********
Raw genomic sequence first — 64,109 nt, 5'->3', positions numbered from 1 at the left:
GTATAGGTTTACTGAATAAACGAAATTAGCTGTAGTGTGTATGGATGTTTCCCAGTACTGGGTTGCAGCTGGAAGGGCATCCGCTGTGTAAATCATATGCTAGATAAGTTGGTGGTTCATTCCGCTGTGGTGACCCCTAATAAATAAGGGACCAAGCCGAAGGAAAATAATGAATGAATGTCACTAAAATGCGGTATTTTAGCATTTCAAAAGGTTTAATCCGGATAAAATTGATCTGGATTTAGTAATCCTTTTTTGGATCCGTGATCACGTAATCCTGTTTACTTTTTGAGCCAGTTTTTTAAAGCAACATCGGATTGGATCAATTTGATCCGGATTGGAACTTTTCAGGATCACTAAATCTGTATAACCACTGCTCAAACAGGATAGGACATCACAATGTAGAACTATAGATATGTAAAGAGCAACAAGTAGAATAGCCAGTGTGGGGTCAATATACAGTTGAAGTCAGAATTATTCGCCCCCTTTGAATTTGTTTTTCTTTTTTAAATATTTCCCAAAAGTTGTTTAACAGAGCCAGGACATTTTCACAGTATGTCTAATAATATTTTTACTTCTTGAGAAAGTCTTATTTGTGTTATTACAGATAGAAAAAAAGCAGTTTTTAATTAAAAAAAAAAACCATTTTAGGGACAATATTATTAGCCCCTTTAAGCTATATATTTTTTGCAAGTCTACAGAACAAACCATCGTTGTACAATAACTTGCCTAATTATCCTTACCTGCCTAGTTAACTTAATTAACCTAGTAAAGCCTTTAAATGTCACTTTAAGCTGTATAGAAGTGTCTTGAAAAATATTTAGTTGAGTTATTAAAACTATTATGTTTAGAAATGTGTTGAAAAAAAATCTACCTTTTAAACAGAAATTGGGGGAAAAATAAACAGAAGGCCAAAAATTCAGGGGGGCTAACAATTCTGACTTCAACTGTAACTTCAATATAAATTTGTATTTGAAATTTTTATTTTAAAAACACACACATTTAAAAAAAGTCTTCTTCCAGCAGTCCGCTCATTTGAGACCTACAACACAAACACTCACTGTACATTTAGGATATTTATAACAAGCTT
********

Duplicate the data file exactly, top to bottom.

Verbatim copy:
Raw genomic sequence first — 64,109 nt, 5'->3', positions numbered from 1 at the left:
GTATAGGTTTACTGAATAAACGAAATTAGCTGTAGTGTGTATGGATGTTTCCCAGTACTGGGTTGCAGCTGGAAGGGCATCCGCTGTGTAAATCATATGCTAGATAAGTTGGTGGTTCATTCCGCTGTGGTGACCCCTAATAAATAAGGGACCAAGCCGAAGGAAAATAATGAATGAATGTCACTAAAATGCGGTATTTTAGCATTTCAAAAGGTTTAATCCGGATAAAATTGATCTGGATTTAGTAATCCTTTTTTGGATCCGTGATCACGTAATCCTGTTTACTTTTTGAGCCAGTTTTTTAAAGCAACATCGGATTGGATCAATTTGATCCGGATTGGAACTTTTCAGGATCACTAAATCTGTATAACCACTGCTCAAACAGGATAGGACATCACAATGTAGAACTATAGATATGTAAAGAGCAACAAGTAGAATAGCCAGTGTGGGGTCAATATACAGTTGAAGTCAGAATTATTCGCCCCCTTTGAATTTGTTTTTCTTTTTTAAATATTTCCCAAAAGTTGTTTAACAGAGCCAGGACATTTTCACAGTATGTCTAATAATATTTTTACTTCTTGAGAAAGTCTTATTTGTGTTATTACAGATAGAAAAAAAGCAGTTTTTAATTAAAAAAAAAAACCATTTTAGGGACAATATTATTAGCCCCTTTAAGCTATATATTTTTTGCAAGTCTACAGAACAAACCATCGTTGTACAATAACTTGCCTAATTATCCTTACCTGCCTAGTTAACTTAATTAACCTAGTAAAGCCTTTAAATGTCACTTTAAGCTGTATAGAAGTGTCTTGAAAAATATTTAGTTGAGTTATTAAAACTATTATGTTTAGAAATGTGTTGAAAAAAAATCTACCTTTTAAACAGAAATTGGGGGAAAAATAAACAGAAGGCCAAAAATTCAGGGGGGCTAACAATTCTGACTTCAACTGTAACTTCAATATAAATTTGTATTTGAAATTTTTATTTTAAAAACACACACATTTAAAAAAAGTCTTCTTCCAGCAGTCCGCTCATTTGAGACCTACAACACAAACACTCACTGTACATTTAGGATATTTATAACAAGCTT